I received the following question:

Recently we have had some discussion about the character “Lilith” in the Bible. She is mentioned in Isaiah as a “screech owl”. According to the internet, she is listed in Jewish mythology and Babylonian books as Adam’s first wife and was replaced with Eve when she abandoned Adam.

The question is, did Adam have a wife prior to Eve as it implies in Genesis or is it simply a urban legend? Also, in Genesis 1:27 it indicates that God created a male and female and gave them dominion over the earth and animals. Then in Genesis 2:7 he made Adam because “there was no man to till the land”. Then Genesis 2:21 Eve is made.

We are confused of this timeline and Genesis seems to be out of sequence to what we have been taught. Can anyone shed some light on this?

The exact identification of certain animals in the Hebrew is difficult. Once it became a dead language, no one remained to remember what animals were called what, and names that occur only once in Scripture do not leave us with a lot of clues as to their identity. This certainly would be the case with the lilith. However, I see little reason in this for giving heed to Jewish fables. These sorts of things do grow up around the more spectacular of animals. I suppose one who knew nothing of vampire bats and had only heard the legends about vampires would find a vampire bat, once he actually saw one, a rather disappointing creature, though a rather strange and creepy one. I would say the same was probably true with the lilith. It was an interesting creature, but that does not mean the legends about it are anything but imagination. If I had to guess (and it would only be a guess, certainly), it would be that it was perhaps a pterodactyl.

I do not know about urban legends, but the idea of Lilith as a first wife to Adam certainly is among the Jewish myths, and the idea may or may not have come from their sojourn in Babylon.

Genesis 1:27 would seem to be a summary statement of which Genesis 2 goes back and gives further details. Since Genesis 2:5 says there was “no man to till the ground,” one might as well suppose that God originally created Adam 1 with a wife, that Adam 1 and his wife disappeared somehow, and that God created Adam 2 in Genesis 2:7. This is clearly not the case, but Genesis 2 is just telling us in much closer focus exactly what happened that Genesis 1 only told us about in broad generality. The Bible will often use just such a method of imparting information, starting out with what we might call an historical outline, and then focusing in to a more personal narrative. One example quite similar to this is Matthew 1:16, where Jesus is born of Mary, and then born again in Matthew 1:25. Of course, the Lord did not have two births. The beginning of the repeated and more detailed narrative is introduced in verse 18, “Now the birth of Jesus Christ was as follows.” Genesis is only more confusing because we have a few more verses and a chapter break dividing the two narratives.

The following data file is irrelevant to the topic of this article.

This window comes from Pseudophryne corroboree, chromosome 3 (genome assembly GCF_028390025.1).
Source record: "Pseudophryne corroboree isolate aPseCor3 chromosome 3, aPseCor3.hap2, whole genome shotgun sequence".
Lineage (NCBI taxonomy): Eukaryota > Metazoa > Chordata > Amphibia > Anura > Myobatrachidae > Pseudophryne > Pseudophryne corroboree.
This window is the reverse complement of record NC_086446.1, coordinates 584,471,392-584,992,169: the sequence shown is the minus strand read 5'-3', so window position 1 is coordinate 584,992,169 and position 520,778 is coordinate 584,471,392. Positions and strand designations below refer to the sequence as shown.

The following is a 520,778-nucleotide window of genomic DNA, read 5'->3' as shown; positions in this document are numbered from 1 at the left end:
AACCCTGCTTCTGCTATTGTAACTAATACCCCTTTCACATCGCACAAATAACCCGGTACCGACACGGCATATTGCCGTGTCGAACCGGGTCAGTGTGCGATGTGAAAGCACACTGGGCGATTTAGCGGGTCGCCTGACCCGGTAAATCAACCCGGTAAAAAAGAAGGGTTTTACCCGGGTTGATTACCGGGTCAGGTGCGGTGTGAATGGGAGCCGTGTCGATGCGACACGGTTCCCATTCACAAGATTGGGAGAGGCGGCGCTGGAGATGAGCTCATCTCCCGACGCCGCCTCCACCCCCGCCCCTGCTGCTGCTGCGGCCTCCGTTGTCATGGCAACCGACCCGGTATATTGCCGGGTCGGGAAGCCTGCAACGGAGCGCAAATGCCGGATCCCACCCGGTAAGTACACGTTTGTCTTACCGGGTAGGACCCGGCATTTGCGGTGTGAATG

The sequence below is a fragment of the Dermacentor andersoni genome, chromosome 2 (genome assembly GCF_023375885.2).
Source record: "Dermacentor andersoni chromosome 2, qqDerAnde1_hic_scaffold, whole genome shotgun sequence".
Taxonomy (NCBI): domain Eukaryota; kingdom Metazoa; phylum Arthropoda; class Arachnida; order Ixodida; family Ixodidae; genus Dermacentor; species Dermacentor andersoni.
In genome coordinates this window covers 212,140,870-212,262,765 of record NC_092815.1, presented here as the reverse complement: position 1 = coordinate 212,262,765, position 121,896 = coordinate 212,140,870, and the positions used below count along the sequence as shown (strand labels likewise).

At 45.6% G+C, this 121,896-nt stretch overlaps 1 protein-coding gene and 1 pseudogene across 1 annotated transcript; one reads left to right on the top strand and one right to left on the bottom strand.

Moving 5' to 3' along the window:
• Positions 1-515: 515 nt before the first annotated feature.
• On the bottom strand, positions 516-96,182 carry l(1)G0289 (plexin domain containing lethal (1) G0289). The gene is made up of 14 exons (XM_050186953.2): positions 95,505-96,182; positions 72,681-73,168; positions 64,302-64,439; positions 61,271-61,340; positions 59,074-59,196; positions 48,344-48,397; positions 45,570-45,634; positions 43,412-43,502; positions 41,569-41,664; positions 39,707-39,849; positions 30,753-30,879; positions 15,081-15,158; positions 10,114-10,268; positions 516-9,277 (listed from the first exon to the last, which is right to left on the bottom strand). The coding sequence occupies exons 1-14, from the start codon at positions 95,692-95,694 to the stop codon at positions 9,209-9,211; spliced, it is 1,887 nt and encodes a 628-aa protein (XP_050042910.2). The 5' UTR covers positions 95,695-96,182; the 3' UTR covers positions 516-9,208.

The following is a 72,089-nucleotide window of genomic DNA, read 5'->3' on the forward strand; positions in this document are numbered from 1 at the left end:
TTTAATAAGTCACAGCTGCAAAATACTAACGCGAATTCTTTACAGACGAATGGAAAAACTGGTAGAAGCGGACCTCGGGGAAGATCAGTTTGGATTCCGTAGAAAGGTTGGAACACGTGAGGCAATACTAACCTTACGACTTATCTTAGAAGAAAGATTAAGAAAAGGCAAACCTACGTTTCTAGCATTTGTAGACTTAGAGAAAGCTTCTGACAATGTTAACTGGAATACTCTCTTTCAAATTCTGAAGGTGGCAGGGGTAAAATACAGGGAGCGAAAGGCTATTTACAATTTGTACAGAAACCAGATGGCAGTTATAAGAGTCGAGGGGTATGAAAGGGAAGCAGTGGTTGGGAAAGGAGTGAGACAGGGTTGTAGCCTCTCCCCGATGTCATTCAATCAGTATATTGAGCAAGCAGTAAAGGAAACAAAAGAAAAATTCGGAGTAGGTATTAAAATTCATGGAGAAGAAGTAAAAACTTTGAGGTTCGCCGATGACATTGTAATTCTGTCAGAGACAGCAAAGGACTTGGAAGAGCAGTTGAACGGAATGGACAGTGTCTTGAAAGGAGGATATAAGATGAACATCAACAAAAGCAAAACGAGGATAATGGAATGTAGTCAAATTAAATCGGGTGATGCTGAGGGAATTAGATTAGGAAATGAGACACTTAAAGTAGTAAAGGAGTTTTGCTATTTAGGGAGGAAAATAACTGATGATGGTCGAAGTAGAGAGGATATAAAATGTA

Whether or not Eve was created on day 6 is highly questionable, since Genesis 2 seems to record too many events (like Adam naming all the animals) for the events of a single day. Yet part of the statement of Genesis 1:27 may be the fact that Adam was created with Eve within him when he was created, since Eve was later taken out of him. I believe that this was literal in that Adam was probably created as both male and female combined when he was first created. This would be quite unique among higher orders of animals, though it would not be unheard of for such a thing does exist among what we think of as lower animals. That man would be quite unique in this way, being already quite unique in other ways, does not seem too much of a stretch. If this was not so, God “deciding” to create a partner for Adam was just kind of a farce, a rather silly play God was putting on, if He had created a male with no female. Adam could hardly have obeyed the command to “be fruitful and multiply” as a male with no female. Yet if he was capable of self-regeneration, then the creation of Eve was a choice by God, not a necessity. One thing that backs up this idea is that the Hebrew word for “rib” that was taken out of Adam in Genesis 2:21 is often translated “side.” If translated this way, it may well refer to the fact that the female “side” was taken out of Adam, and not a rib at all. Then, what had been combined in him and then split into two beings comes back together and is recombined in marriage, completing the picture of two becoming one.

The commands to Adam and Eve seem to have been first given to Adam himself, and then passed on to Eve after she was created. This seems to be Paul’s point in urging the women to learn from the men in I Timothy 2. He brings up Adam and Eve because Eve should have learned God’s commands from Adam and failed to do so or to listen to his teaching properly, thus falling into deception. The women of Ephesus are to learn with the right spirit so a similar thing will not happen to them. The commands were given to Eve originally as being inside Adam at the time he was created, not because she had already been made and was there. Remember, she was “the woman,” the only person ever taken from a male instead of from a female.

I agree that the sequence in Genesis is not simple and straightforward, but I think that the solution is that Adam was created, containing both male and female, on day 6, and then later (how much later we cannot say) Eve was taken out of him to become his helper and partner.

I pray this helps. Let me know if you have any more questions.